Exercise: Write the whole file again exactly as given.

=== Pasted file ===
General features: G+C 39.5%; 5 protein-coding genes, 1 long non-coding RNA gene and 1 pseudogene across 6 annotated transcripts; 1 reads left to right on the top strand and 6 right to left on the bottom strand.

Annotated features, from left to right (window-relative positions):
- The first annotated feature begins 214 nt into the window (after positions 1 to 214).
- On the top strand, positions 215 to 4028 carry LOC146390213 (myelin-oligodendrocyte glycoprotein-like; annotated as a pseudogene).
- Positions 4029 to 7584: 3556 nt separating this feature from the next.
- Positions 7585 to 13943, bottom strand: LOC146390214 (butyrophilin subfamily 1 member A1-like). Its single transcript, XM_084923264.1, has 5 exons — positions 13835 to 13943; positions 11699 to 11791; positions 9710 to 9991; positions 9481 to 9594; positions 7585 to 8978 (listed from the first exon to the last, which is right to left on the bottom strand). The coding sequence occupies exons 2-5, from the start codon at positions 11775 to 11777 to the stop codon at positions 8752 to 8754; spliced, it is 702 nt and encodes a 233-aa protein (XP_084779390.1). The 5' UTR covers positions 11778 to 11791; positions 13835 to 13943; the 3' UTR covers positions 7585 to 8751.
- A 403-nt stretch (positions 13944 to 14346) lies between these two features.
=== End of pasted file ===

General features: G+C 39.5%; 5 protein-coding genes, 1 long non-coding RNA gene and 1 pseudogene across 6 annotated transcripts; 1 reads left to right on the top strand and 6 right to left on the bottom strand.

Annotated features, from left to right (window-relative positions):
- The first annotated feature begins 214 nt into the window (after positions 1 to 214).
- On the top strand, positions 215 to 4028 carry LOC146390213 (myelin-oligodendrocyte glycoprotein-like; annotated as a pseudogene).
- Positions 4029 to 7584: 3556 nt separating this feature from the next.
- Positions 7585 to 13943, bottom strand: LOC146390214 (butyrophilin subfamily 1 member A1-like). Its single transcript, XM_084923264.1, has 5 exons — positions 13835 to 13943; positions 11699 to 11791; positions 9710 to 9991; positions 9481 to 9594; positions 7585 to 8978 (listed from the first exon to the last, which is right to left on the bottom strand). The coding sequence occupies exons 2-5, from the start codon at positions 11775 to 11777 to the stop codon at positions 8752 to 8754; spliced, it is 702 nt and encodes a 233-aa protein (XP_084779390.1). The 5' UTR covers positions 11778 to 11791; positions 13835 to 13943; the 3' UTR covers positions 7585 to 8751.
- A 403-nt stretch (positions 13944 to 14346) lies between these two features.